"Not One Less" is the truly remarkable story of a 13 year-old girl who is brought in as a substitute primary school teacher in a small Chinese village, who must fill in for the villages teacher who is going away for one month. She is left with the instruction that, although it is difficult to keep children of the village in school, that she would only be paid for her month's labor if every student remained in the class, not one less.
Mainstream hollywood films have caused viewers to expect plots to unfold in a certain way. While it seems a world away, the viewer expects "Stand and Deliver" or "Dangerous Minds" or "Dead Poets Society" to unfold under the Chinese landscape. Instead, what unfolds is a truly unique and enjoyable story, and while the characters seem to obstinately refuse to act in the manner in which a viewer might expect them to, (especially the teacher), the result is the appreciation of a true story that is, in its own way, even more impressive.
Not One Less is based on a true story, and to give the film an even greater sense of realism, all of the major characters in the film are played by the individuals themselves, meaning that the teacher in the film WAS the teacher in the story. Whether the actors' great success is the result of great performances by amateurs who have seldom been in front of a camera before, or the easiest parts one could hope to have remains to be seen, but in either case, any suspension of disbelief is remarkably easy, and the viewer can truly feel like he or she is in the middle of all the action.
Again, while wrapped up in the middle of the film is a definite social agenda, it never seems to get in the way of the film or drive it along. While the epilogue does make this social action point clear, the film never comes close to being "preachy" and is a far better film for it, as it generally lets the story speak for itself.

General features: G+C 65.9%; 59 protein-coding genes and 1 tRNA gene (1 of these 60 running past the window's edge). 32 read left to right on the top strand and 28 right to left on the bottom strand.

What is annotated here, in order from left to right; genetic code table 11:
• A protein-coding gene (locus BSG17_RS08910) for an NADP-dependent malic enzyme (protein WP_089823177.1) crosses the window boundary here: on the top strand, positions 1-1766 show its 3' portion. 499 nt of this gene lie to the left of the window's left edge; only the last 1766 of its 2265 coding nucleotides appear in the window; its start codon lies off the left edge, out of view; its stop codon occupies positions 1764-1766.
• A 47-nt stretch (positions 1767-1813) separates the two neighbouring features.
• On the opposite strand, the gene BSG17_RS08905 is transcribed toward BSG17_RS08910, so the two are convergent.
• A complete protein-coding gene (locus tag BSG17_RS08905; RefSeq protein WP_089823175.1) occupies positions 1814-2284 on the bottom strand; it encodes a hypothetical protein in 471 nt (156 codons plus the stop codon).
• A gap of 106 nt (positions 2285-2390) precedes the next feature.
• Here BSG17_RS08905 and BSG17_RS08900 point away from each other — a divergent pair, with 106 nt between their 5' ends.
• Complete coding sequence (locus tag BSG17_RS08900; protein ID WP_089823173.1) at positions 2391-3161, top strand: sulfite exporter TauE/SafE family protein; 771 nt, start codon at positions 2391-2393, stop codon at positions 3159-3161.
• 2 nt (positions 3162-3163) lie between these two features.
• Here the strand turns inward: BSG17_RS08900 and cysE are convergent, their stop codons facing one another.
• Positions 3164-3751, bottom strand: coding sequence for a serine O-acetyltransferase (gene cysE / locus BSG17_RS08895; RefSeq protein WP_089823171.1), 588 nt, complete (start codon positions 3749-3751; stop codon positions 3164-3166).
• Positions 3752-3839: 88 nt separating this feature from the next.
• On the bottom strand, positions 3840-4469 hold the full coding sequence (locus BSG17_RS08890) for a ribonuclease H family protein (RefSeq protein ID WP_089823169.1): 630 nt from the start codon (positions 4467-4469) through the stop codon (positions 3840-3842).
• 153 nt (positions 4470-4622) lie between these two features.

This film was directed by Zhang Yimou, who has a long pedigree of wonderfully enjoyable asian dramas, including "Shanghai Triad" and "Raise the Red Lantern." In fact, viewers who enjoy this film are definitely urged to check out Zhang Yimou's other films. His flare and fantastic talent is identifiable throughout the film, and his ability to capture this story without seeming too intrusive is to be commended.
"Not One Less" is presented in widescreen presentation, with an aspect ration of 1.85:1. The use of the widescreen format makes the film's english subtitles incredibly easy to read, (as they are largely against a black background) and the film generally looks good. There are a number of imperfections on the print, including a vertical line which appears throughout one scene, however, none of these substantially detract from the enjoyment of the film. The colors and the landscapes still appear quite rich and true, and the print is an enjoyable one.
The film is presented in its original language, a 2 channel Dolby Surround Mandarin track. The film is heavily driven by dialogue, and the dialogue in the film sounds good throughout the film (although many American viewers will be paying closer attention to the subtitles for what was said than the sound of it being said itself.) The sound quality remains clear and crisp enough to allow the viewer to enjoy the sound of the film.
Sadly, this DVD is fairly lacking in Bonus Materials. While the DVD contains previews for "Not One Less," "The King of Masks," "The Story of Qiu Ju" and "Shanghai Triad," the DVD lacks any other bonus materials. The fact that the film was made with the characters being portrayed by themselves, and the unlikely story which is the focus of the film seems to truly scream for some kind of documentary on the making of the film. While this may seem like a bit of a tall order for a foreign film, the film's distributor, Columbia Tri-Star should have sought to obtain an additional featurette documenting the making of the film.
While Zhang Yimou's film rarely disappoint, "Not One Less" is a pleasant surprise. While the film did not garner much attention in its theatrical release, it is an enjoyable film, and a perfect antidote to an overload of summer blockbusters now on DVD. This film is as unpredictable and unconventional as it could be and benefits tremendously as a result. I would definitely recommend this film for anyone seeking such a change of pace.